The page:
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Another person's wireless router is causing laptop crash

by Clbee / April 5, 2009 10:27 PM PDT

I have a Dell laptop- about five years old. No problems except recently I get the blue screen of death everytime I start it up at home. It works fine everywhere else. There is nothing new about my computer or wireless router. I live in an apartment building and I have been told that it is probably someone else'e wireless router that is interferring with my laptop.

I have heard there is a patch I can install, does anyone know of this probalem and the solution? Thank you for any advice.

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Running Windows XP
by Clbee / April 5, 2009 10:59 PM PDT

Maybe I should mention I'm using Windows XP.

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What happens if you turn off your own wireless router?
by Kees Bakker / April 6, 2009 12:05 AM PDT
In reply to: Running Windows XP

No interference then.

Then take your router somewhere else (where there is no other wireless signal) and try there.

Then have ook in the Event Log to see if there's any useful entry.


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Verify and check for updates
by Willy / April 6, 2009 12:00 AM PDT

Check your wireless router has any updates/upgrades that can be done. Do this besides the system side of things. Also, if you worked using only "default" setting that you change them to be more unique all across your network. Excusing any wireless issues, be sure that some cheaper routers aren't comprised because they are simply cheap or really don't deliver what they promised, like multi-ch./range operation. Last, multi-router operation can be troubling as too much is going on and since these are more one-user driven they use whatever works and that may bump into another users area and only the stronger of two will survive. As various equipment and levels are at play here and no one communicates to each directly(personally), they optimally clash. One solution for one situation may work but then hits another problem as the spectrum of issues arises.

tada -----Willy Happy

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Same problem with both new Lynksys & D-Link Wireless routers
by bilphihan / July 15, 2009 6:23 AM PDT

Bought a new Lynksys WRT160N wireless router, setup with couple wired PCs. All went well until I started my wireless on Compay Evo N1000 with internal wireless adapter. This PC had been running wirelessly for years with an old D-Link DI-624 wireless router (which I had to replace due to a failed power adapter). Booted up, then it crashed with Blue Screen Of Death and IRQL_NOT_LESS_OR_EQUAL error message. Checked for drivers, etc. All current. Found that it would boot OK if the wireless on the router was disabled. Crashed when wireless enabled. Spent 2 hrs with Lynksys tech support who concluded router was incompatible with PC. BestBuy gave me my money back, and I bought a new D-Link DIR-615 router. Same thing. Tech support suggested disabling "n" and running only with 802.11b and g copatibility. Still caused PC to crash. They suggested disabling "g" and running with only "b". Same problem. Since the D-Link power adapter is the same one that was on the old router, powered up old router with new power adapter. Wireless works fine this way. So: 2 Brand new 802.11n routers from 2 different companies when runninhg wireless cause the laptop to crash in exactly the same way. Other post identifies this as an "IRQ Storm" and says the problem is inherent in the design of the PC, and there is nothing can be done. I hope noone within range of my laptop PC ever runs one of these routers. My PC will crash. I found many others reporting similar problems when they go into a certain zone with their PC. I have no idea what to do. Running Win-XP Pro with SP3 and all drivers (especially Compaq Wireless adapter WLAN MultiPort W200 ) are most currrent release. I'm off to get my money back on the D-Link router.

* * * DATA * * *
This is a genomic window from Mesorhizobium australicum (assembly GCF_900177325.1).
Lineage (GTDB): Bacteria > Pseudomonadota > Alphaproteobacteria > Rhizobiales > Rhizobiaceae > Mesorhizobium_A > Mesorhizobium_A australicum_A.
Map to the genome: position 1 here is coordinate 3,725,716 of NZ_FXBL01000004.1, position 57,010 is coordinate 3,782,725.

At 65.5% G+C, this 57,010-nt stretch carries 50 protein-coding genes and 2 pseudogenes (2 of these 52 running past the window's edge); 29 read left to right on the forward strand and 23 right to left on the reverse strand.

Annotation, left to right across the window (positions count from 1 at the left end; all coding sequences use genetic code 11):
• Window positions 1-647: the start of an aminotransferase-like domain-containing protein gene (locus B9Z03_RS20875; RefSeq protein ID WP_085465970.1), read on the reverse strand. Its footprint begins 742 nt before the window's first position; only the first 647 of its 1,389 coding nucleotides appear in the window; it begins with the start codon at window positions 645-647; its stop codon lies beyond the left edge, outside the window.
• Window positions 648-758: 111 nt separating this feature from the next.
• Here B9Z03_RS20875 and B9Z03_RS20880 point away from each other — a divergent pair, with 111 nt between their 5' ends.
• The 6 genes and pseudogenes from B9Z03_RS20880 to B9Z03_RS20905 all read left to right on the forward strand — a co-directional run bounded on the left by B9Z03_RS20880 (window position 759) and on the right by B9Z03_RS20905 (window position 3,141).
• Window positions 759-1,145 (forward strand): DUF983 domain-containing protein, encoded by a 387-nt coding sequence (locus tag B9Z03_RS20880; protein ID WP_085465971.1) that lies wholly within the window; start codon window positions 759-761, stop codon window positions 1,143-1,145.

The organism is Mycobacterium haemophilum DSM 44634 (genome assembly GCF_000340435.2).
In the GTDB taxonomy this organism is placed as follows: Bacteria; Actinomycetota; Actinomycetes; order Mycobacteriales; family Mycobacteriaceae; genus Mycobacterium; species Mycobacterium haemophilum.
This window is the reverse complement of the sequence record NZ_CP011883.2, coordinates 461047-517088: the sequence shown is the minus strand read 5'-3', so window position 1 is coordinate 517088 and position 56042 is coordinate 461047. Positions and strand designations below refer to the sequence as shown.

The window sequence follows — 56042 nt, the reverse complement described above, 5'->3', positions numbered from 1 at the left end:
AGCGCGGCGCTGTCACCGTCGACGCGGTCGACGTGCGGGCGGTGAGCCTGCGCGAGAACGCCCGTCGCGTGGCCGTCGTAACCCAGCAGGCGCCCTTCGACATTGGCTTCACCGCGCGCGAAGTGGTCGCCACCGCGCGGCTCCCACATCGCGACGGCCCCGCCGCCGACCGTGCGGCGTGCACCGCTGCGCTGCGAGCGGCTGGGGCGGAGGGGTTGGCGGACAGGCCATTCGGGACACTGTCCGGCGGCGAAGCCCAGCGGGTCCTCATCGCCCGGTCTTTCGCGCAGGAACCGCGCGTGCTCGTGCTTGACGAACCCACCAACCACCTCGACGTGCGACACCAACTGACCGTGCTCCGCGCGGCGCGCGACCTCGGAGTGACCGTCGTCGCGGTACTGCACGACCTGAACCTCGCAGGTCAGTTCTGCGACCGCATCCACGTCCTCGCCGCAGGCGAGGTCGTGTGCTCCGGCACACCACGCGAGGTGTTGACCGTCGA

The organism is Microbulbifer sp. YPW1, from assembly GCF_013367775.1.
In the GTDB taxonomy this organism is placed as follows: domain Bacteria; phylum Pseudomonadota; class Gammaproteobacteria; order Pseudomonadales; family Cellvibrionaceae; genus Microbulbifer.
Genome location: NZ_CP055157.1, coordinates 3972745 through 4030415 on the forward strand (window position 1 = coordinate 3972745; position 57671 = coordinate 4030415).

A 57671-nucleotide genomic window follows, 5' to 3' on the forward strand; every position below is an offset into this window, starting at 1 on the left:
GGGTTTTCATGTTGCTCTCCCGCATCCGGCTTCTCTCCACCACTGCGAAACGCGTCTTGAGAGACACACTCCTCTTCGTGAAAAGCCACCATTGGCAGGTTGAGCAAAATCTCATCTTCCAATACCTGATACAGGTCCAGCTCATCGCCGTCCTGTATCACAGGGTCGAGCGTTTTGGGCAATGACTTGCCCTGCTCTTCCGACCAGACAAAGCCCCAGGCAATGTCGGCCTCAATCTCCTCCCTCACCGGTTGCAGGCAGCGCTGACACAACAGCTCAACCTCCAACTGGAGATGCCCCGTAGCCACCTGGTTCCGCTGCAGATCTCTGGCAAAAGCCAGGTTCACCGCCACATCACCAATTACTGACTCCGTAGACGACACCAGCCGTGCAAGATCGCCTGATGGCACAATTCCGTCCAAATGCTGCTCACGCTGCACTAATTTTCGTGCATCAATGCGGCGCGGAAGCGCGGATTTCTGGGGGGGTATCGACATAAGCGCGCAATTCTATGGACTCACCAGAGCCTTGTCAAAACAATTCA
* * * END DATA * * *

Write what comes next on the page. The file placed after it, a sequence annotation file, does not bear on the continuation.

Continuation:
I found another post from someone who bought a new wireless adapter for his HP laptop's PCMCIA slot. He disabled the internal card. PC still crashed with same message when in the presence of a new wireless router. I think this is happening more often than one might expect...

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Having fixed this one far too many times.
by R. Proffitt Forum moderator / July 15, 2009 6:33 AM PDT

Here's my recipe. I will not enter into any debate or admit any more cooks to the kitchen.

1. Install latest mother board driver packages.
2. Follow Grif's advice at
2a. Repeat item 1 if 2 found pests.
3. If any of the known bad wifi internal cards I've encountered, remove said card and use a pc-card instead.
4. Use WPA security on our own networks.

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